Best regards,
Sergey

Ritratto di Sergey Kostrov

Here is a test-case:

...

typedef unsigned __int64	RTuint64;

typedef __int32			    RTint32;

...

typedef union tagMyUnion_t

{

	RTuint64 shared_var;

	RTint32 individual_var[2];

} MyUnion_t;
MyUnion_t uVar;
RTuint64 uiVar64;

RTint32 iVar32;
printf( ">> Size of Data type <
printf( "tSizeof( MyUnion_t ) = %ld bytesnn", ( RTint )sizeof( MyUnion_t ) );
printf( ">> Alignment Requirements of Data types <
printf( "t__alignof( MyUnion_t ) = %d bytesn", __alignof( uVar ) );

printf( "t__alignof( RTuint64  ) = %d bytesn", __alignof( uiVar64 ) );

printf( "t__alignof( RTint32   ) = %d bytesnn", __alignof( iVar32 ) );
printf( ">> Case 1 <
uVar.shared_var = 0;

printf( "tuVar.shared_var = 0nn" );

printf( "tMyUnion_t.shared_var        = %I64dn", ( RTuint64 )uVar.shared_var );

printf( "tMyUnion_t.individual_var[0] = %ldn", ( RTint32 )uVar.individual_var[0] );

printf( "tMyUnion_t.individual_var[1] = %ldn", ( RTint32 )uVar.individual_var[1] );
printf( ">> Case 2 <
uVar.individual_var[0] = 1;

printf( "tuVar.individual_var[0] = 1nn" );

printf( "tMyUnion_t.shared_var        = %I64dn", ( RTuint64 )uVar.shared_var );

printf( "tMyUnion_t.individual_var[0] = %ldn", ( RTint32 )uVar.individual_var[0] );

printf( "tMyUnion_t.individual_var[1] = %ldn", ( RTint32 )uVar.individual_var[1] );
printf( ">> Case 3 <
uVar.individual_var[1] = 1;

printf( "tuVar.individual_var[1] = 1nn" );

printf( "tMyUnion_t.shared_var        = %I64dn", ( RTuint64 )uVar.shared_var );

printf( "tMyUnion_t.individual_var[0] = %ldn", ( RTint32 )uVar.individual_var[0] );

printf( "tMyUnion_t.individual_var[1] = %ldn", ( RTint32 )uVar.individual_var[1] );
printf( ">> Case 4 <
uVar.individual_var[0] = 55;

uVar.individual_var[1] = 77;

printf( "tuVar.individual_var[0] = 55n" );

printf( "tuVar.individual_var[1] = 77nn" );

printf( "tMyUnion_t.shared_var        = %I64dn", ( RTuint64 )uVar.shared_var );

printf( "tMyUnion_t.individual_var[0] = %ldn", ( RTint32 )uVar.individual_var[0] );

printf( "tMyUnion_t.individual_var[1] = %ldn", ( RTint32 )uVar.individual_var[1] );
printf( ">> Case 5 <
RTint64 y = uVar.shared_var;

printf( "tRTint64 y = uVar.shared_varnn" );

printf( "tVariable 'y'                = %I64dn", ( RTuint64 )uVar.shared_var );

...

Ritratto di Sergey Kostrov

Here is output of the test-case:

...

>> Size of Data type <<

        Sizeof( MyUnion_t ) = 8 bytes
>> Alignment Requirements of Data types <<

        __alignof( MyUnion_t ) = 8 bytes

        __alignof( RTuint64  ) = 8 bytes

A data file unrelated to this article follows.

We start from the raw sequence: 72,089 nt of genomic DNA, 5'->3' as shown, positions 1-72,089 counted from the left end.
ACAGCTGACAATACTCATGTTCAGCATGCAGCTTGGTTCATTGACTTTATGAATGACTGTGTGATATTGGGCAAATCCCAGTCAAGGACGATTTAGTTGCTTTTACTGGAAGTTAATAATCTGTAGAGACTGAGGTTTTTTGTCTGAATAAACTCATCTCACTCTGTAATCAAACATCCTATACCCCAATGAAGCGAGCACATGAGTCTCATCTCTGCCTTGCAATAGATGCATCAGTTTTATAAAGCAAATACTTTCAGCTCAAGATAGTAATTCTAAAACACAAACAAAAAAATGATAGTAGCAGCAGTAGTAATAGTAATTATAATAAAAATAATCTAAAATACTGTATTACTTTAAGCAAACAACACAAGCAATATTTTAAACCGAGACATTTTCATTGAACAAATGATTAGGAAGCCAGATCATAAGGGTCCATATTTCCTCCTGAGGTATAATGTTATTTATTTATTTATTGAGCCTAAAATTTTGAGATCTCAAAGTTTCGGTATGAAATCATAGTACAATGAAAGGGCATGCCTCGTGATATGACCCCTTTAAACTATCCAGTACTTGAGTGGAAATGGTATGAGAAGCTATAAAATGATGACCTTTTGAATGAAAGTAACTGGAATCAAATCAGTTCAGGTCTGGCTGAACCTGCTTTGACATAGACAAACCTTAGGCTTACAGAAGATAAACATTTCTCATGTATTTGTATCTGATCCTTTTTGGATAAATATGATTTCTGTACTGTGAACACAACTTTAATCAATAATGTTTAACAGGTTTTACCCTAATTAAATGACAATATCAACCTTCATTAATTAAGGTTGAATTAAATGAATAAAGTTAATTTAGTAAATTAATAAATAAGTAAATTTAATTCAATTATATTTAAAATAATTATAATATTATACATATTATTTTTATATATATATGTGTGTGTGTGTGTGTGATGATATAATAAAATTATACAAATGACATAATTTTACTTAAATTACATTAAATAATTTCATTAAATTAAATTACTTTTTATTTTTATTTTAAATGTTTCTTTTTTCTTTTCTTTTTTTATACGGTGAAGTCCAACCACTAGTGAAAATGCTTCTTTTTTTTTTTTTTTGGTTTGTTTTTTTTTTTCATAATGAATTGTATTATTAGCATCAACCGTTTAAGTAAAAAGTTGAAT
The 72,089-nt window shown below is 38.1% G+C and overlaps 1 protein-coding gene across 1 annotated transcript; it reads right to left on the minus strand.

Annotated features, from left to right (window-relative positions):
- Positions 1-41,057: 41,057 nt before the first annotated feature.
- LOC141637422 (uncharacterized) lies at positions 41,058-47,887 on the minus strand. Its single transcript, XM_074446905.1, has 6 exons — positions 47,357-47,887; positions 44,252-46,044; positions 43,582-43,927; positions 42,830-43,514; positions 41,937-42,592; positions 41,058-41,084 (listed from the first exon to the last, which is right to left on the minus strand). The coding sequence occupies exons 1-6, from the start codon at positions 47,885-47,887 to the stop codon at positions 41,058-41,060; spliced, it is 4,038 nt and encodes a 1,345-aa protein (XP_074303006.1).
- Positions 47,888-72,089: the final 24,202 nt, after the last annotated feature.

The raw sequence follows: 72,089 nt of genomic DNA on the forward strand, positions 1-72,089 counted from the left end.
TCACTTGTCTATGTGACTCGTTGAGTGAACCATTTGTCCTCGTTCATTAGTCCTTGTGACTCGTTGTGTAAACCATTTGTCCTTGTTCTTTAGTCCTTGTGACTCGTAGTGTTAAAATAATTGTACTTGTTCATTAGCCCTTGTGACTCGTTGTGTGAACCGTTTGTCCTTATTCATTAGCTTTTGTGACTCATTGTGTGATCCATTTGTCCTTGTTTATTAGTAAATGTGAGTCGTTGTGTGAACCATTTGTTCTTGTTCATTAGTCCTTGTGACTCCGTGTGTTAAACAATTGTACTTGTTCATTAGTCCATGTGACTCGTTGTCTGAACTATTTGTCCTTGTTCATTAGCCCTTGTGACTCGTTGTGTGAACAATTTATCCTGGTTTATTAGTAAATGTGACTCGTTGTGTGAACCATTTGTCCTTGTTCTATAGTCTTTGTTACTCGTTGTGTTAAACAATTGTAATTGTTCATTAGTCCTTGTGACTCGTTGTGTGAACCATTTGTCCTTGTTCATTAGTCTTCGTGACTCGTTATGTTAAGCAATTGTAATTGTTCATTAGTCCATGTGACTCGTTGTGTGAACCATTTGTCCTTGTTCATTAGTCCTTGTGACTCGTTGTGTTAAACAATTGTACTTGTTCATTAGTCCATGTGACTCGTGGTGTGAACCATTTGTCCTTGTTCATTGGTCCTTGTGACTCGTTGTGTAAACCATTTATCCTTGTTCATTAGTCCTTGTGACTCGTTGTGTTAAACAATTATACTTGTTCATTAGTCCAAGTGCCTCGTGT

__alignof( RTint32   ) = 4 bytes
>> Case 1 <<

        uVar.shared_var = 0
        MyUnion_t.shared_var        = 0

        MyUnion_t.individual_var[0] = 0

        MyUnion_t.individual_var[1] = 0
>> Case 2 <<

        uVar.individual_var[0] = 1
        MyUnion_t.shared_var        = 1

        MyUnion_t.individual_var[0] = 1

        MyUnion_t.individual_var[1] = 0
>> Case 3 <<

        uVar.individual_var[1] = 1
        MyUnion_t.shared_var        = 4294967297

        MyUnion_t.individual_var[0] = 1

        MyUnion_t.individual_var[1] = 1
>> Case 4 <<

        uVar.individual_var[0] = 55

        uVar.individual_var[1] = 77
        MyUnion_t.shared_var        = 330712481847

        MyUnion_t.individual_var[0] = 55

        MyUnion_t.individual_var[1] = 77
>> Case 5 <<

        RTint64 y = uVar.shared_var
        Variable 'y'                = 330712481847

...

Ritratto di Sergey Kostrov
Quoting syljak ...
typedef union {
uint64_t shared_var;
uint32_t individual_var[2];
} my_union_t;

my_union_t var;

var.shared_var = 0;
var.individual_var[1] = 1;

int y = var.shared_var;

So can 'y' in this case be 0?

>> Case 1 <<

If assignments are done in the above order ('shared' first, 'individual[1]' second, and then 'y')output is as follows:

var.shared_var = 4294967296
var.individual_var[0] = 0
var.individual_var[1] = 1

y = 4294967296

>> Case 2 <<

If assignments are re-ordered ('individual[1]'first,'shared' second, and then 'y')outpit isas follows:

var.shared_var =0
var.individual_var[0] = 0
var.individual_var[1] =0

y = 0

Ritratto di jimdempseyatthecove

>>Then, C++ compilers for Windows platforms have 8-byte default alignment.If a _declspec( align(#) ) specificator is not used, as inour case,a C++ compiler should align data on natural boundaries and in that case this is 8-byte alignment.

The above is a false assumption. There is nothing in the C++ (or C) specification that assures such an alignment without compiler supported alignment directive (that also enforceable). In the event that a given version of a compiler (and runtime system) provides natural alignment, there is no assurance that a next version, or some other vendor's compilerwill assure such alignment.